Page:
I'm a bit late in getting to this, but I have to disagree with Suzy Khimm's take on GOP Senator Tom Coburn's co-authoring a piece for The Advocate with Christopher Barron, Chairman of GOProud. That organization was founded earlier this year (I wrote about it here) by a pair of disgruntled former employees of the Log Cabin Republicans, who argued that the flagship gay GOP organization had been hijacked by liberals. GOProud is trumpeting the op-ed as a major victory, and as a symbol of the influence that they are slowly earning with conservatives on the Hill.
The specifics of the Ryan White CARE Act (the subject of the op-ed and which Coburn and Barron criticized as illustrative of the problems with the various Democratic health care proposals) aside, Suzy finds it "difficult to take seriously" the pair's arguments because Coburn "has a long history of vicious attacks on gay rights." I disagree.
That Coburn isn't likely to be Grand Marshall of a gay pride parade any time soon is not in doubt, and Suzy provides a long list of unseemly statements that have emanated from the Senator (she missed, however, one of his more shocking revelations, made during his 2004 Senate election: that "lesbianism" is so "rampant" in some southeast Oklahoma schools that teachers will only allow one girl to enter the bathroom at a time. Who knew that lesbianism, and not the mythical sort fantasized about by heterosexual men, was so exciting?). But she's missing the bigger picture. If you told a gay political activist last week that Tom Coburn would coauthor an article with the Chairman of an organization that, while conservative, is explicit in its promotion of the dread "gay agenda," they'd look at you pretty queerly. But here is Coburn doing exactly that, and in the digital pages of the country's leading gay news magazine no less (full disclosure: I am a contributing writer to the Advocate).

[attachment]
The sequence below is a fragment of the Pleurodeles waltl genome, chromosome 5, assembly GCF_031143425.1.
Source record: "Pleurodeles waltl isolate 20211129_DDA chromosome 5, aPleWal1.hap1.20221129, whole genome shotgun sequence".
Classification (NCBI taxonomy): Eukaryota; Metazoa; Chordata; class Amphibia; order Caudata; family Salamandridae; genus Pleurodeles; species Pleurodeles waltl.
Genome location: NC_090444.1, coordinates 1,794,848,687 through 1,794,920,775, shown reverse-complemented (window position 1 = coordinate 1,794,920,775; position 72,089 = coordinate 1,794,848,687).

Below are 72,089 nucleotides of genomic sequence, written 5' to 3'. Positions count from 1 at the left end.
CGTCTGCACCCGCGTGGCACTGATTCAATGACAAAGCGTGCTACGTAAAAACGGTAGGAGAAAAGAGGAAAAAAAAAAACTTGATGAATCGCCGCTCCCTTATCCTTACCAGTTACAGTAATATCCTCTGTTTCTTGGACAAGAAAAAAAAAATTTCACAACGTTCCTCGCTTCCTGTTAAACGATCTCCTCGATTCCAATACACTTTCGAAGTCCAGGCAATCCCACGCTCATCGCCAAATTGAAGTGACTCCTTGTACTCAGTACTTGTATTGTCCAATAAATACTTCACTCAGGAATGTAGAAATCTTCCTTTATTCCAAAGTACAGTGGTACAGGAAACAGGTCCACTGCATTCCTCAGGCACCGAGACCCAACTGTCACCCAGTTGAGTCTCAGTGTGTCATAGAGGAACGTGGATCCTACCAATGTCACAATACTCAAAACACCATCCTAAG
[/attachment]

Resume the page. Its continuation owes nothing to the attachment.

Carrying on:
When I first reported on GOProud back in April, some of the disgruntled Log Cabinites I spoke to warned that enemies of gay rights would use the organization as a convenient cover for their anti-gay political agenda. Liberals are making just that point about the Advocate piece, with the Washington Monthly's Steve Benen arguing that Coburn is "arguably the single most anti-LGBT lawmaker in Congress." Yet if there is to be progress in this country on gay rights, Republicans, and conservative ones especially, are going to have to be a part of it. This is something that GOProud understands, and while I was initially skeptical of the group, I've come around to thinking that they serve an important function: talking to conservatives on respectful terms and making them see that an appreciable number of gay people share many of their values. If the President of the United States can "engage" with all manner of tyrants and petty thugs, then surely a small group of enterprising homocons can co-sign an op-ed with a conservative Senator from Oklahoma who, not so long ago, was railing against the "gay agenda." What Coburn may or may not realize is that he's just become an unwitting cog in it.